“A suicide at her party would be bad enough, but a homicide is murder.”
Archie Goodwin doesn’t normally mingle with high society. At least, not without murder being involved. When a former client issues a unique invitation, however, curiosity gets the better of him. Every year, Mrs. Robilotti, the widow of Albert Grantham, holds a swanky dinner party for unwed mothers, the charity closest to her late husband’s heart. Not to raise money for unwed mothers: the mothers themselves are the guests of honor. Though the purpose behind this event is a little obscure even to Mrs. Robilotti, she dutifully honors her deceased husband’s wishes.
Archie is not surprised to learn that some of these young ladies lead complicated emotional lives, but the normally unflappable detective is stunned when Faith Usher drops dead after downing a glass of the very best champagne. Faith’s death is quickly dismissed as suicide. His years of working alongside Nero Wolfe tell Archie that there’s more to the story. With a powerful family closing ranks against them, Wolfe and Archie must discover the truth before they end up behind bars themselves. Continue reading “Champagne for One (1958) by Rex Stout”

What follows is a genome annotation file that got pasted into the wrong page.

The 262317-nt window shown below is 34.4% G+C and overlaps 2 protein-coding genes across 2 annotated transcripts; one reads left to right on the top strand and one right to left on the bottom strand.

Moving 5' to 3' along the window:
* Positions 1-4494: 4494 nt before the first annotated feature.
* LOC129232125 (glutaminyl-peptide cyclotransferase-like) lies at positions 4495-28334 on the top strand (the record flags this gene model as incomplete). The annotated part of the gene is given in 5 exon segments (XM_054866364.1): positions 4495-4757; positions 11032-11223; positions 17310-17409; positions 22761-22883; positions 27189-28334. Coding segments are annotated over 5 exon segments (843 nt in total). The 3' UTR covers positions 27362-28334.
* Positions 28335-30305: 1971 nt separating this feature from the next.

“Be seated,” Wolfe said. “You must pardon me; for engineering reasons I arise only for emergencies.”
“This is an emergency,” she said.
Maria Maffei is worried about her brother Carlo, who has vanished after accepting a mysterious new job. When police don’t take her concerns seriously, Maria turns to the famed private detective Nero Wolfe, who is larger than life in more ways than one.
Wolfe discovers that Carlo Maffei was taking an unusual interest in the death of university president Peter Oliver Barstow. What is the connection between the seemingly natural death of a blue-blooded academic and the disappearance of an immigrant metalworker? Wolfe and his legman Archie Goodwin are about to learn that the two men are bound by a secret more sinister than they could have imagined. Continue reading “Fer-de-Lance (1934) by Rex Stout”
“But good heavens, if you know your phone is tapped—isn’t that illegal?”
“Sure, that’s why it’s fun.”
Wealthy businesswoman Rachel Bruner is used to buying whatever she wants. So when she reads an expose of the FBI’s abuses of power, she thinks nothing of buying 10,000 copies of the book to circulate to other leading citizens. Now Mrs. Bruner believes she’s under surveillance by federal agents, and she’s learning that peace of mind is one thing money can’t buy.
Nero Wolfe is another. Mrs. Bruner offers him the biggest payday of his career if he can stop the FBI harassment. The case doesn’t interest Wolfe, however…until he becomes a target himself. Nero Wolfe and his wisecracking assistant Archie Goodwin have never met a case they couldn’t crack, but until now they’ve never been up against the entire Federal Bureau of Investigation. Continue reading “The Doorbell Rang (1965) by Rex Stout”